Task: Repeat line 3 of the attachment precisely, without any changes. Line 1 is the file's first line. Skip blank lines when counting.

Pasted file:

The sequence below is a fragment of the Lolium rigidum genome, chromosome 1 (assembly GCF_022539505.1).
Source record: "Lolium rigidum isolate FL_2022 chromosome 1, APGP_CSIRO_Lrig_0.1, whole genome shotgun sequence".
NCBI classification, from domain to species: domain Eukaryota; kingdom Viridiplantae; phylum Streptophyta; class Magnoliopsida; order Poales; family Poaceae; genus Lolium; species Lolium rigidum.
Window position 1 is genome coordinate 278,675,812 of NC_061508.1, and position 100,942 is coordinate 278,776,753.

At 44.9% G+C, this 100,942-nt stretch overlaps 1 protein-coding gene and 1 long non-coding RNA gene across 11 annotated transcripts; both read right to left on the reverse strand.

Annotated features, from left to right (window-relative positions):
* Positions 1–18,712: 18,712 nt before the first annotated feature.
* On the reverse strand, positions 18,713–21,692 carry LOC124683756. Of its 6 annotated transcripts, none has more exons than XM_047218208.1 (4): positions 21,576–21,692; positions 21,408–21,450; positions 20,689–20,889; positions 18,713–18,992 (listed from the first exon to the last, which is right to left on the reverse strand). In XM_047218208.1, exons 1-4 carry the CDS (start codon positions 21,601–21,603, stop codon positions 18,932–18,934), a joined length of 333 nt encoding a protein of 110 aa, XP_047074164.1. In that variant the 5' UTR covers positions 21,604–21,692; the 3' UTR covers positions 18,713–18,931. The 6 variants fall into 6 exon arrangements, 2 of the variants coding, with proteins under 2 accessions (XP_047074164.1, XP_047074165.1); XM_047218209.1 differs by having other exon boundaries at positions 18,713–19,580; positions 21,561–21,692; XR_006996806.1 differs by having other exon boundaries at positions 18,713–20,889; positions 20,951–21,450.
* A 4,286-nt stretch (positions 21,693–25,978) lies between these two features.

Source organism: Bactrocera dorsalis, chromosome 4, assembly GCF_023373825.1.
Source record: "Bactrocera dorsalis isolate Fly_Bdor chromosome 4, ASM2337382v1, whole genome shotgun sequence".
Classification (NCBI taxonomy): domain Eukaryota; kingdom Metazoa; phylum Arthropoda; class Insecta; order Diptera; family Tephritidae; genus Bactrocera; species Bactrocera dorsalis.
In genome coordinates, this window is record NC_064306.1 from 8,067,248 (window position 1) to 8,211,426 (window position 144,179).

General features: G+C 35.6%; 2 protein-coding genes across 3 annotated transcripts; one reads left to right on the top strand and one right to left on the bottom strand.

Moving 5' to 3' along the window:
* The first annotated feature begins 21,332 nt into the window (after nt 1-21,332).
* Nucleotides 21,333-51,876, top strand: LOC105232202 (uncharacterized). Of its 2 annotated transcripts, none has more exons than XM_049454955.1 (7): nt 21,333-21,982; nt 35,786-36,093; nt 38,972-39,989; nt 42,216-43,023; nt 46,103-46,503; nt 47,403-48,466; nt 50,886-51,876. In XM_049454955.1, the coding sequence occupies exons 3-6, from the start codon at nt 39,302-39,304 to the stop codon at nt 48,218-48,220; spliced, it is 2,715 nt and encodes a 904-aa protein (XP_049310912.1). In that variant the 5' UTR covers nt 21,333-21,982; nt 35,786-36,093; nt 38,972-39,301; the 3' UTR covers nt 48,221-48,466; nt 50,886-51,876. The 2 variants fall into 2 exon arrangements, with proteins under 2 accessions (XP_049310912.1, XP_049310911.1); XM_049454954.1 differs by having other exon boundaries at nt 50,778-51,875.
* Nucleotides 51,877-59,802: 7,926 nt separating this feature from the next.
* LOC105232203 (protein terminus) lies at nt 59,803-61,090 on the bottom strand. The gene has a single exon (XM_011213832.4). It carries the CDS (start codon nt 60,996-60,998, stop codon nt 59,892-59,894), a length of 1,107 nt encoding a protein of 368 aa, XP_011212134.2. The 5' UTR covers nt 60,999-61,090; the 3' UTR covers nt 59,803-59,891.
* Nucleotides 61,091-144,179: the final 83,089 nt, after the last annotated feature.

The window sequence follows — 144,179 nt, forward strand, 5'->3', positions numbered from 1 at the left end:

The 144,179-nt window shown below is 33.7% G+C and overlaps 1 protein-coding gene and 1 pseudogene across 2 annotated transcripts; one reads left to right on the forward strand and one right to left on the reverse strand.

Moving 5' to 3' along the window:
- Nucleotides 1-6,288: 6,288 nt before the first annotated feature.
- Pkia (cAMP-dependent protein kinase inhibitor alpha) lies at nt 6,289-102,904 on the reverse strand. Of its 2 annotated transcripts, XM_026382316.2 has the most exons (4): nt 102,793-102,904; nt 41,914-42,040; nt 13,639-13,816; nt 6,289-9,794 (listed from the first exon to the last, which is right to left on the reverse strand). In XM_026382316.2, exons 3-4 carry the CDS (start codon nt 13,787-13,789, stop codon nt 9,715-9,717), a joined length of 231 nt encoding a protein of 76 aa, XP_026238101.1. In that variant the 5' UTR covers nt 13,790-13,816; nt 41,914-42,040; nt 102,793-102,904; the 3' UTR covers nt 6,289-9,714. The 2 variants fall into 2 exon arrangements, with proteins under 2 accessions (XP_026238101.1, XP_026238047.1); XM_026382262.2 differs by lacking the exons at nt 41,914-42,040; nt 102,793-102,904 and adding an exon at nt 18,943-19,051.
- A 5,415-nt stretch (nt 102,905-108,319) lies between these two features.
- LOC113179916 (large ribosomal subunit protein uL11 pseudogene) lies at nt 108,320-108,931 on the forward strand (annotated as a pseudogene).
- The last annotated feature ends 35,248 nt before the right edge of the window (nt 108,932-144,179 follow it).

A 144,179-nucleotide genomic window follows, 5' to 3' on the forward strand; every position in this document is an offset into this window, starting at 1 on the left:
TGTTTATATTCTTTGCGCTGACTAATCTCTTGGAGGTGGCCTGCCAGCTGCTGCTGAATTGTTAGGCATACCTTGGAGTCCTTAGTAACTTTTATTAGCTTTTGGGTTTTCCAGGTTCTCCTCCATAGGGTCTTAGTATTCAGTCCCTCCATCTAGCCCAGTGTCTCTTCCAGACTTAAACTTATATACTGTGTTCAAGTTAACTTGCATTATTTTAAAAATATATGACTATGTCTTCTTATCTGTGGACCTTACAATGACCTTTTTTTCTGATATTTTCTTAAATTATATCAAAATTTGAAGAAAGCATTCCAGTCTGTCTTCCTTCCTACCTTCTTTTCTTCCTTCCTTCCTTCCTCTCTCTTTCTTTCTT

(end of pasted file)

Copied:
NCBI classification, from domain to species: domain Eukaryota; kingdom Viridiplantae; phylum Streptophyta; class Magnoliopsida; order Poales; family Poaceae; genus Lolium; species Lolium rigidum.